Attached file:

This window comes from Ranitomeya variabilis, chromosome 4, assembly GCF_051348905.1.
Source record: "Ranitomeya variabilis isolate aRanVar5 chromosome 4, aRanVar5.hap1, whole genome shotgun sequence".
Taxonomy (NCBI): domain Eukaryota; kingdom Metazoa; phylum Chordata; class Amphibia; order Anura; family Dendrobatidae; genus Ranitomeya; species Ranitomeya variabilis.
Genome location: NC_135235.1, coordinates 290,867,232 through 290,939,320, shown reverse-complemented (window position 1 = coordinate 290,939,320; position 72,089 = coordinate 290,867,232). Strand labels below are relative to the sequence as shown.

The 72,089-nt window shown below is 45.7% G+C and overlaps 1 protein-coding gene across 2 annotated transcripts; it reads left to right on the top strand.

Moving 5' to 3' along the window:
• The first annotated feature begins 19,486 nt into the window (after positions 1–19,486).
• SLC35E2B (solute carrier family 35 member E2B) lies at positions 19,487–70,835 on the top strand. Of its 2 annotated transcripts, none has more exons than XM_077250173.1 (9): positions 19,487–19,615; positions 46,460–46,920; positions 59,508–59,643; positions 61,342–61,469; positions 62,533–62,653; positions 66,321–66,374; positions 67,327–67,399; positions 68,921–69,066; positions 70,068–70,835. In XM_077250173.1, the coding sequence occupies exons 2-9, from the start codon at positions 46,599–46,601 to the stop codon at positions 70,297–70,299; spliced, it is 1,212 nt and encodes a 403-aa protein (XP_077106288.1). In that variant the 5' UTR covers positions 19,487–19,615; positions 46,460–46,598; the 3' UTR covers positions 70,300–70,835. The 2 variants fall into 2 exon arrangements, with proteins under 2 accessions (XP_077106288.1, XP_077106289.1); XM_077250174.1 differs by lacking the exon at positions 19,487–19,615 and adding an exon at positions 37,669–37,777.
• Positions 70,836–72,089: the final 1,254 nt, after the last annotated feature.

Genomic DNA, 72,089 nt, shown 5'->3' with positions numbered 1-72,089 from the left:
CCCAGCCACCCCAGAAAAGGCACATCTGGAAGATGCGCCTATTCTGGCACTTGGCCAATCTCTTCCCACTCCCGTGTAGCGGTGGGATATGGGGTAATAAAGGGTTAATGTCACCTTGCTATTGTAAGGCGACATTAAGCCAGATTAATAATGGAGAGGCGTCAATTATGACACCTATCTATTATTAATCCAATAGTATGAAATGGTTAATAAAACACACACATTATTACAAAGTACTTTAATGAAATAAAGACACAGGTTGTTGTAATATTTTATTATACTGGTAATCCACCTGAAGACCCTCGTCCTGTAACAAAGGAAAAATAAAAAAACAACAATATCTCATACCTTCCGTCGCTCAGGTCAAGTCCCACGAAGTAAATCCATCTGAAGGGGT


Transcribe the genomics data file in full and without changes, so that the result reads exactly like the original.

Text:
This window comes from Ranitomeya variabilis, chromosome 4, assembly GCF_051348905.1.
Source record: "Ranitomeya variabilis isolate aRanVar5 chromosome 4, aRanVar5.hap1, whole genome shotgun sequence".
Taxonomy (NCBI): domain Eukaryota; kingdom Metazoa; phylum Chordata; class Amphibia; order Anura; family Dendrobatidae; genus Ranitomeya; species Ranitomeya variabilis.
Genome location: NC_135235.1, coordinates 290,867,232 through 290,939,320, shown reverse-complemented (window position 1 = coordinate 290,939,320; position 72,089 = coordinate 290,867,232). Strand labels below are relative to the sequence as shown.

The 72,089-nt window shown below is 45.7% G+C and overlaps 1 protein-coding gene across 2 annotated transcripts; it reads left to right on the top strand.

Moving 5' to 3' along the window:
• The first annotated feature begins 19,486 nt into the window (after positions 1–19,486).
• SLC35E2B (solute carrier family 35 member E2B) lies at positions 19,487–70,835 on the top strand. Of its 2 annotated transcripts, none has more exons than XM_077250173.1 (9): positions 19,487–19,615; positions 46,460–46,920; positions 59,508–59,643; positions 61,342–61,469; positions 62,533–62,653; positions 66,321–66,374; positions 67,327–67,399; positions 68,921–69,066; positions 70,068–70,835. In XM_077250173.1, the coding sequence occupies exons 2-9, from the start codon at positions 46,599–46,601 to the stop codon at positions 70,297–70,299; spliced, it is 1,212 nt and encodes a 403-aa protein (XP_077106288.1). In that variant the 5' UTR covers positions 19,487–19,615; positions 46,460–46,598; the 3' UTR covers positions 70,300–70,835. The 2 variants fall into 2 exon arrangements, with proteins under 2 accessions (XP_077106288.1, XP_077106289.1); XM_077250174.1 differs by lacking the exon at positions 19,487–19,615 and adding an exon at positions 37,669–37,777.
• Positions 70,836–72,089: the final 1,254 nt, after the last annotated feature.

Genomic DNA, 72,089 nt, shown 5'->3' with positions numbered 1-72,089 from the left:
CCCAGCCACCCCAGAAAAGGCACATCTGGAAGATGCGCCTATTCTGGCACTTGGCCAATCTCTTCCCACTCCCGTGTAGCGGTGGGATATGGGGTAATAAAGGGTTAATGTCACCTTGCTATTGTAAGGCGACATTAAGCCAGATTAATAATGGAGAGGCGTCAATTATGACACCTATCTATTATTAATCCAATAGTATGAAATGGTTAATAAAACACACACATTATTACAAAGTACTTTAATGAAATAAAGACACAGGTTGTTGTAATATTTTATTATACTGGTAATCCACCTGAAGACCCTCGTCCTGTAACAAAGGAAAAATAAAAAAACAACAATATCTCATACCTTCCGTCGCTCAGGTCAAGTCCCACGAAGTAAATCCATCTGAAGGGGT